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Industry and manufacturing are key to economic recovery

20 February 2014 #Aftermarket #Bus and Coach #CV Sector #News #Policy #Sales #Top Stories #Trailer #Truck #Van

Industry and manufacturing are key components for ongoing economic recovery while the UK needs to ‘get to work’ and not rely so heavily on consumers and the City of London for growth.

Those are the verdicts of Chancellor George Osborne and the European Commission who have both called for greater investment for future growth.

In a speech to business leaders in Hong Kong ahead of his budget in four weeks time, Chancellor George Osborne said the economy was still too unbalanced.

A report from the European Commission also says an ‘industrial renaissance’ is needed to bolster ‘weak and fragile’ economic growth and to ensure the EU target for industry to account for 20% of European GDP by 2020 is hit.

The report found that services are growing faster than manufacturing and that foreign investment in manufacturing has been hit hard since 2008.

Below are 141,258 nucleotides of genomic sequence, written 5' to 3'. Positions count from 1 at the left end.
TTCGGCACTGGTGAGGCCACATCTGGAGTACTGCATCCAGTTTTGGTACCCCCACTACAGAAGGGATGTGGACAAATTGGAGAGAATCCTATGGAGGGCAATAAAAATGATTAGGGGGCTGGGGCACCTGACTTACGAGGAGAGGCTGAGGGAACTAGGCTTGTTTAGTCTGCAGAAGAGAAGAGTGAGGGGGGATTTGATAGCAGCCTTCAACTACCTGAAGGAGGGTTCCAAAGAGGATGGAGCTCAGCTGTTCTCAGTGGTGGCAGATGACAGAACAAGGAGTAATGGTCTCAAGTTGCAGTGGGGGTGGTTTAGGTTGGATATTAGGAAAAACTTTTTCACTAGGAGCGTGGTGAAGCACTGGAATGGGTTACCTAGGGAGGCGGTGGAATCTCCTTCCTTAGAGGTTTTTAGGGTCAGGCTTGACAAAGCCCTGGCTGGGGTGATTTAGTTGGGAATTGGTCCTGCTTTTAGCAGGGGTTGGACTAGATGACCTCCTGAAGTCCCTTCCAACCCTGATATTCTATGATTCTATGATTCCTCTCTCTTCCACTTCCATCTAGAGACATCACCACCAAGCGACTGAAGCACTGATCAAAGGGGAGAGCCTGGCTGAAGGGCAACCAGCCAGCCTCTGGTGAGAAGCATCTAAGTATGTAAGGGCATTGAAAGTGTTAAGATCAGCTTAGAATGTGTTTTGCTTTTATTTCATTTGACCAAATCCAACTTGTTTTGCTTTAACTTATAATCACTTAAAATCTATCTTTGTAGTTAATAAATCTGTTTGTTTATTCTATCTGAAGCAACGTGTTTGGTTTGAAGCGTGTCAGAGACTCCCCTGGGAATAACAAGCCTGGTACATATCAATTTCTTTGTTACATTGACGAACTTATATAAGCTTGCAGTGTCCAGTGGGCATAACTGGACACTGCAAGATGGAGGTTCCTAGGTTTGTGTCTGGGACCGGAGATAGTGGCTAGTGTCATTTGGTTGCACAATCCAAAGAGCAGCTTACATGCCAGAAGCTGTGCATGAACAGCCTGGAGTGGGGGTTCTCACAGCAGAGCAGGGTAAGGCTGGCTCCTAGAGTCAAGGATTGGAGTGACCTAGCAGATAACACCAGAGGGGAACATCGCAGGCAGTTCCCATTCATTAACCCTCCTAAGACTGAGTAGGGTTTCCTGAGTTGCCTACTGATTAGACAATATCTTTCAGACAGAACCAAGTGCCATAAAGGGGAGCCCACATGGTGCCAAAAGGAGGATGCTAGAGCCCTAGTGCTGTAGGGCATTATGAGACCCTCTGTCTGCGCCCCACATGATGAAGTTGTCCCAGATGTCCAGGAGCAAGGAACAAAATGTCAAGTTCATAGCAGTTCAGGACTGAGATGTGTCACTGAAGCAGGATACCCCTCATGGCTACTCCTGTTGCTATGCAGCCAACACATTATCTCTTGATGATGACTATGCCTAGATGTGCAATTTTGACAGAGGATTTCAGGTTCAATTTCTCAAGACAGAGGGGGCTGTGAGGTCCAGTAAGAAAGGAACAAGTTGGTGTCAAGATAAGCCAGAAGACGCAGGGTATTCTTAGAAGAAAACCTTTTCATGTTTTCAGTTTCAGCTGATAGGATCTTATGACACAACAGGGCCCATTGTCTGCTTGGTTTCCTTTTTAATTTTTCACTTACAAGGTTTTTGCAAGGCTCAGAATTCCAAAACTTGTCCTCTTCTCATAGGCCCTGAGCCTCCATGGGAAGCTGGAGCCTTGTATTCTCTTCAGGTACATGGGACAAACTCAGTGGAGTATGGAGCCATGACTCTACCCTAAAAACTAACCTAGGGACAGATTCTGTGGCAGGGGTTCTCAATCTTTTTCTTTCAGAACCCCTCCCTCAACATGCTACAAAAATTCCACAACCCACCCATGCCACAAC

Osborne said in his speech, “We cannot rely on consumers alone for our economic growth, as we did in previous decades. And we cannot put all our chips on the success of the City of London.

“Britain is not investing enough. Britain is not exporting enough. Both business investment and exports are forecast to grow. But we can’t be passive observers of the forecasts. We need to roll up our sleeves, get to work and make it happen.”

The calls come as the Society of Motor Manufacturer and Traders report that commercial vehicle production was 14.6% down in January compared with 2013, although a stabilisation in output is expected in the second half of the year.

The British Bankers Association recently reported that too many transport businesses were reluctant to invest because they thought they would be turned down for finance.

It found that only 37% believed they would be successful in securing finance while the reality is that 67% would be accepted. The BBA is trying to promote more investment by helping businesses with finance, and challenging rejections, through its website

The value of apprentices, and the need to invest in them, is also being championed by government and industry. A properly-recruited and trained apprentice can provide a return-on-investment of 300%, reckons the Institute of the Motor Industry, while engineering apprentices also deliver almost twice the value they do in other sectors, says the Centre for Economics and Business Research.

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